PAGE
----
Diabetes affects many things in the life of the individual suffering with it, but one of its most common complications is diabetic wounds and pressure sores. This is one reason why Diabetics need to be extra careful. The feet in particular are most affected by diabetes, and sufferers often experience things like bunions, nail disorders, and poor blood flow.

 

Here are 5 things you didn’t know about diabetic wounds: 

 

Pressure Sores and Foot Ulcers Are The Most Common Wound

Pressure sores and foot ulcers are the most common wound for people who have diabetes. 15% of diabetics will develop a foot ulcer at some point, so it’s important to take proper care of the feet and pay attention to changes. Inspect your feet on a daily basis. 

 

Wounds Heal Far Slower In Diabetics Due to Edema

Even something as small as an ulcer or a blister can wreak havoc with somebody who has diabetes. Narrowed blood vessels mean decreased blood flow and oxygen to a wound.

The elevated blood sugar level decreases the function of red cells that carry nutrients to tissue, and this lowers the efficiency of white blood cells that fight infection. This can be extremely dangerous, which is why a wound should be taken care of as soon as it is discovered.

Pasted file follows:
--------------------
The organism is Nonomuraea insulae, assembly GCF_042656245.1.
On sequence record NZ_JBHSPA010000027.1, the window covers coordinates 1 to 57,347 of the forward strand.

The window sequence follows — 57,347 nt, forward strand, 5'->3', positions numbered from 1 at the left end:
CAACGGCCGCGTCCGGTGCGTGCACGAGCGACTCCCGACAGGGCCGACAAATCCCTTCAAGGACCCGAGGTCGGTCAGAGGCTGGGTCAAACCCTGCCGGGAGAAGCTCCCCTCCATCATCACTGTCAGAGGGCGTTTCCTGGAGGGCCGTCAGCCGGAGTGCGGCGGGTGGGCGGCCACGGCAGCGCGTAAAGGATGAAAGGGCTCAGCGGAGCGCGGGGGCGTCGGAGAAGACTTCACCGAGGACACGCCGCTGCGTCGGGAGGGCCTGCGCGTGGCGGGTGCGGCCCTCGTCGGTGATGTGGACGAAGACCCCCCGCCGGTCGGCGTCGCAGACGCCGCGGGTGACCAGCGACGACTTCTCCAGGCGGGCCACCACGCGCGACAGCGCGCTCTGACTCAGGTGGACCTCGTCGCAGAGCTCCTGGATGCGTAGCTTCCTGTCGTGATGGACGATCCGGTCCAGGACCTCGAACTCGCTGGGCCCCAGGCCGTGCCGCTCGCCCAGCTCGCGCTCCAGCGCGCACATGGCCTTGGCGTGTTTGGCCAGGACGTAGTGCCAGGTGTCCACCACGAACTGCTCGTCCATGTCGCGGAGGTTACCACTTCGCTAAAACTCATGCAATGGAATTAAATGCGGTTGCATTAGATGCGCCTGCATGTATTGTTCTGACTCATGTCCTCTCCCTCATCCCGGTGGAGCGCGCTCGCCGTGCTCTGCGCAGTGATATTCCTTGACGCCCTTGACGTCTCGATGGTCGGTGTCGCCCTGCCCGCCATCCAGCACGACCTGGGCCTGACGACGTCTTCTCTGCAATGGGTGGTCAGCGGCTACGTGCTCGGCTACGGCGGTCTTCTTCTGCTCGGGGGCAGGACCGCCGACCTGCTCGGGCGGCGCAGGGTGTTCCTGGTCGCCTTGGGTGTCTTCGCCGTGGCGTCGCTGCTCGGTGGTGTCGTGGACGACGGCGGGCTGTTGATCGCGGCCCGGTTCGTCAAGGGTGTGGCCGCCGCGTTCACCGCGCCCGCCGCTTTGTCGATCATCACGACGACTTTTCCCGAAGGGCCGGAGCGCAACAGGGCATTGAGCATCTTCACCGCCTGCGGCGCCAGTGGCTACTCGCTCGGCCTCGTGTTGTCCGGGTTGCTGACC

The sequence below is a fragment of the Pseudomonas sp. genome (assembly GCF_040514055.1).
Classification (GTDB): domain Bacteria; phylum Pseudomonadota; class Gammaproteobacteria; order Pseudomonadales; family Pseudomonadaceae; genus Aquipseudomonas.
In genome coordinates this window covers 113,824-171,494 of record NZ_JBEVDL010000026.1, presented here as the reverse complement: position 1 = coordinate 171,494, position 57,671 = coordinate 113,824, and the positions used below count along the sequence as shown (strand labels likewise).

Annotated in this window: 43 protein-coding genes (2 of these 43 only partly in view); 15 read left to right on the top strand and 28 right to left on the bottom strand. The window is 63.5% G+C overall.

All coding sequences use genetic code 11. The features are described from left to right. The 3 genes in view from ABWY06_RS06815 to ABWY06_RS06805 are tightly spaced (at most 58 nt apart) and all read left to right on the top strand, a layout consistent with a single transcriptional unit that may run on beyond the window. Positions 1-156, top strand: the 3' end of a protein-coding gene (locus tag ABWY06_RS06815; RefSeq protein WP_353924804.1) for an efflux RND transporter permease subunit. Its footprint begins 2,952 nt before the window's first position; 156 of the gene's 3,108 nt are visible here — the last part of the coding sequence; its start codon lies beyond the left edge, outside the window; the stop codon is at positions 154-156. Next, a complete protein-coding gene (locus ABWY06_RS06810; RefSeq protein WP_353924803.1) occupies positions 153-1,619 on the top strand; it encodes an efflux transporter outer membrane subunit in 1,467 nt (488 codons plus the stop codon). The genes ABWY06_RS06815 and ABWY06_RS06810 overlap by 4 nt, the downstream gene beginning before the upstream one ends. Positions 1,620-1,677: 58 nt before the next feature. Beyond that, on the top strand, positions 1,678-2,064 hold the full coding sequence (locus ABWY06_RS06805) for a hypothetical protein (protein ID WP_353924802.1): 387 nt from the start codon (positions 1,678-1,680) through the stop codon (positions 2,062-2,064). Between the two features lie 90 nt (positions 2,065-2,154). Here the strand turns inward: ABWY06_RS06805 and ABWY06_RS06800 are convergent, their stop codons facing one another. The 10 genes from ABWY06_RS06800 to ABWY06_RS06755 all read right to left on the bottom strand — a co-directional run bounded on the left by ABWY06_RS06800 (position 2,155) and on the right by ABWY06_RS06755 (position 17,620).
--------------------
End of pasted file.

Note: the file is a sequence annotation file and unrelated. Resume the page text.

Patients Can Develop A Loss Of Sensation

This is called diabetic neuropathy, and it happens when glucose levels are uncontrolled. Nerves in the body are affected by this and patients lose sensation, which makes it hard for them to notice a developing problem. They cannot feel a developing blister, infection, or even a surgical wound problem. This means that the severity can progress and there may be complications when healing - they often progress much faster than you think.

There’s A Deficiency In The Immune System And A Higher Risk Of Infection

Diabetes lowers the body’s defense system that fights infection, so those with the illness have much more chance of becoming infected. The high glucose level stops blood cells from functioning effectively. The raised risk of infection should always be considered, and this is why even the smallest of wounds should be taken care of by a trained professional. 

 

There’s A Higher Risk Of Gangrene If Left Untreated